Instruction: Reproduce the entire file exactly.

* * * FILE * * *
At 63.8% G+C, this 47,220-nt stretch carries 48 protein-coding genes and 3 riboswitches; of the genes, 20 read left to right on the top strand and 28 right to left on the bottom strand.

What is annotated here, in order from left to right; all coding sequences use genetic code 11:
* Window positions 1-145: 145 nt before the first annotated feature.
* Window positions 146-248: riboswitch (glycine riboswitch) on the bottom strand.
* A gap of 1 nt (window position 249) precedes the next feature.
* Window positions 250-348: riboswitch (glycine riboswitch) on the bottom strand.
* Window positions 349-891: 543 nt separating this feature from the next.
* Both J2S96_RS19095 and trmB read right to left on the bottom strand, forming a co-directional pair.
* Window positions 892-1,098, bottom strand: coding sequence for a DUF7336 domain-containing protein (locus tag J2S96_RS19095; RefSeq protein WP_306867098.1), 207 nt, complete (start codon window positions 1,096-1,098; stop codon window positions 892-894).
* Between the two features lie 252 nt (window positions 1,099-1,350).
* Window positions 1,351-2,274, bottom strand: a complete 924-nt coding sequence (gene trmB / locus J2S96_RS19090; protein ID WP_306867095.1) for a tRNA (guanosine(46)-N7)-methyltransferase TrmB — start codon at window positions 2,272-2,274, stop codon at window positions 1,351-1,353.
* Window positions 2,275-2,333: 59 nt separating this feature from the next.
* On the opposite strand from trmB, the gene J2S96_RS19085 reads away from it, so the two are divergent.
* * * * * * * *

At 63.8% G+C, this 47,220-nt stretch carries 48 protein-coding genes and 3 riboswitches; of the genes, 20 read left to right on the top strand and 28 right to left on the bottom strand.

What is annotated here, in order from left to right; all coding sequences use genetic code 11:
* Window positions 1-145: 145 nt before the first annotated feature.
* Window positions 146-248: riboswitch (glycine riboswitch) on the bottom strand.
* A gap of 1 nt (window position 249) precedes the next feature.
* Window positions 250-348: riboswitch (glycine riboswitch) on the bottom strand.
* Window positions 349-891: 543 nt separating this feature from the next.
* Both J2S96_RS19095 and trmB read right to left on the bottom strand, forming a co-directional pair.
* Window positions 892-1,098, bottom strand: coding sequence for a DUF7336 domain-containing protein (locus tag J2S96_RS19095; RefSeq protein WP_306867098.1), 207 nt, complete (start codon window positions 1,096-1,098; stop codon window positions 892-894).
* Between the two features lie 252 nt (window positions 1,099-1,350).
* Window positions 1,351-2,274, bottom strand: a complete 924-nt coding sequence (gene trmB / locus J2S96_RS19090; protein ID WP_306867095.1) for a tRNA (guanosine(46)-N7)-methyltransferase TrmB — start codon at window positions 2,272-2,274, stop codon at window positions 1,351-1,353.
* Window positions 2,275-2,333: 59 nt separating this feature from the next.
* On the opposite strand from trmB, the gene J2S96_RS19085 reads away from it, so the two are divergent.